To rotate a vector, multiply it with the rotation matrix

[ cos(a) -sin(a) ]
[ sin(a)  cos(a) ]

If you don't know about vectors and matrices, try to find a tutorial with google, an appendix about those is planned for this tutorial later.

There's nothing that forbids you to use a camera plane that isn't perpendicular to the direction, but the result will look like a "skewed" world.

Untextured Raycaster

To start with the basics, we'll begin with an untextured raycaster. This example also includes an fps counter (frames per second), and input keys with collision detection to move and rotate.

The map of the world is a 2D array, where each value represents a square. If the value is 0, that square represents an empty, walkthroughable square, and if the value is higher than 0, it represents a wall with  a certain color or texture. The map declared here is very small, only 24 by 24 squares, and is defined directly in the code. For a real game, like Wolfenstein 3D, you use a bigger map and load it from a file instead. All the zero's in the grid are empty space, so basicly you see a very big room, with a wall around it (the values 1), a small room inside it (the values 2), a few pilars (the values 3), and a corridor with a room (the values 4). Note that this code isn't inside any function yet, put it before the main function starts.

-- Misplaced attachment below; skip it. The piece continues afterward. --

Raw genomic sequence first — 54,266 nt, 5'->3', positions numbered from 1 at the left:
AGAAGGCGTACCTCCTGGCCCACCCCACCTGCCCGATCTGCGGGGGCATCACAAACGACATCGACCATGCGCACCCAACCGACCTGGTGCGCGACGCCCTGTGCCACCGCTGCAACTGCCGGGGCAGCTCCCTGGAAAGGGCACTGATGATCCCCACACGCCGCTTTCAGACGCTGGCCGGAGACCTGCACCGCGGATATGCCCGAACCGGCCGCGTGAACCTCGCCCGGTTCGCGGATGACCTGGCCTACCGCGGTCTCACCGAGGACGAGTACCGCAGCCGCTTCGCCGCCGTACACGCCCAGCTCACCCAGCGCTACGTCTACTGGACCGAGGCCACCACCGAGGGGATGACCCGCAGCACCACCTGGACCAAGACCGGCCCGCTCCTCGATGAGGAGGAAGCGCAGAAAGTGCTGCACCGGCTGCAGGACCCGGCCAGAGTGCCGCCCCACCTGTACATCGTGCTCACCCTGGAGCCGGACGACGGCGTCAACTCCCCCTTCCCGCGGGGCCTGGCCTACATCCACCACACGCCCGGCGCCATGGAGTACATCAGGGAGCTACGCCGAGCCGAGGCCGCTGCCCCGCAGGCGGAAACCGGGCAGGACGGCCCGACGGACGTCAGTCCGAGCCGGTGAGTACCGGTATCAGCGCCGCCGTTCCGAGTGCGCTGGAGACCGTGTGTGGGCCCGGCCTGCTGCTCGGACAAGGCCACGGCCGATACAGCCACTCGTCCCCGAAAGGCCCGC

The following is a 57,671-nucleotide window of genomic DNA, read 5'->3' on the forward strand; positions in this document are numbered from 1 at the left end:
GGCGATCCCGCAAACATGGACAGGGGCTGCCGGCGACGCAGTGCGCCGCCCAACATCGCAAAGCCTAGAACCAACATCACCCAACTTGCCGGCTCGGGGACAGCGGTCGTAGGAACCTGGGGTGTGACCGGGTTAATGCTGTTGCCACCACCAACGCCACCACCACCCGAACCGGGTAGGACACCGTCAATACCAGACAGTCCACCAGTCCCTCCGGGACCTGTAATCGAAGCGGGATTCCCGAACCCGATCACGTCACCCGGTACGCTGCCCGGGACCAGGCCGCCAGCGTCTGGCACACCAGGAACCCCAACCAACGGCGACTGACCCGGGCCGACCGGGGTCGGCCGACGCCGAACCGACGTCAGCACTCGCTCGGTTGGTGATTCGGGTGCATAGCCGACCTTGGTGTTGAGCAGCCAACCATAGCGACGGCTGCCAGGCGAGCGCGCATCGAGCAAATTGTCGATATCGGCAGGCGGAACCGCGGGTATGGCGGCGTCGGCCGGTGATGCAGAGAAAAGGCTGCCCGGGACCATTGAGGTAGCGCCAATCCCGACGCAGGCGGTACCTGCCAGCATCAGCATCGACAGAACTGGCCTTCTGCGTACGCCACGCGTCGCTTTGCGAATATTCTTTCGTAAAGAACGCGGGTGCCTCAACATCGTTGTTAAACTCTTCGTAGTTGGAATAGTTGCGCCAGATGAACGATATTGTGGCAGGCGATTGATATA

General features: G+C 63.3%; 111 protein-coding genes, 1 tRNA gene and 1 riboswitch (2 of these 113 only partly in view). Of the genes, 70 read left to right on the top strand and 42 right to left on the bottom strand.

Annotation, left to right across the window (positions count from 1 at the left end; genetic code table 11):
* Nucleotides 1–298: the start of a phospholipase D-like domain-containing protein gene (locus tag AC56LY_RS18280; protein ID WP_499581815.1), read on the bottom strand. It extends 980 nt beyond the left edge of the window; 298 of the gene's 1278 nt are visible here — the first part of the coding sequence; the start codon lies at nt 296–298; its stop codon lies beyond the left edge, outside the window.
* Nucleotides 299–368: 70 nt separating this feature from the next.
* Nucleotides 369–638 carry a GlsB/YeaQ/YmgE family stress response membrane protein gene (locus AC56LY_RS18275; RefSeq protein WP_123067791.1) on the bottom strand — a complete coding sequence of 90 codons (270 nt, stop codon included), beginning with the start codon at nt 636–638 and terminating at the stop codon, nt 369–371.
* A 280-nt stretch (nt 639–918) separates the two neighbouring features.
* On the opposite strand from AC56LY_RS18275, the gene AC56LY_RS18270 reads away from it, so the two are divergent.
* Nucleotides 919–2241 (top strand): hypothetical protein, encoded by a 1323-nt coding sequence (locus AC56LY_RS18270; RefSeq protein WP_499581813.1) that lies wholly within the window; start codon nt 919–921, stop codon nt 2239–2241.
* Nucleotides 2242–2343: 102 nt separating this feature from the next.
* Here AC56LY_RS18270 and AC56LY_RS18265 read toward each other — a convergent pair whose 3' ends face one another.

#define mapWidth 24
#define mapHeight 24

int worldMap[mapWidth][mapHeight]=

A first few variables are declared: posX and posY represent the position vector of the player, dirX and dirY represent the direction of the player, and planeX and planeY the camera plane of the player. Make sure the camera plane is perpendicular to the direction, but you can change the length of it. The ratio between the length of the direction and the camera plane determinates the FOV, here the direction vector is a bit longer than the camera plane, so the FOV will be smaller than 90 (more precisely, the FOV is 2 * atan(0.66/1.0)=66, which is perfect for a first person shooter game). Later on when rotating around with the input keys, the values of dir and plane will be changed, but they'll always remain perpendicular and keep the same length.

The variables time and oldTime will be used to store the time of the current and the previous frame, the time difference between these two can be used to determinate how much you should move when a certain key is pressed (to move a constant speed no matter how long the calculation of the frames takes), and for the FPS counter.

int main(int /*argc*/, char */*argv*/[])
  double posX = 22, posY = 12;  //x and y start position
  double dirX = -1, dirY = 0; //initial direction vector
  double planeX = 0, planeY = 0.66; //the 2d raycaster version of camera plane
  double time = 0; //time of current frame
  double oldTime = 0; //time of previous frame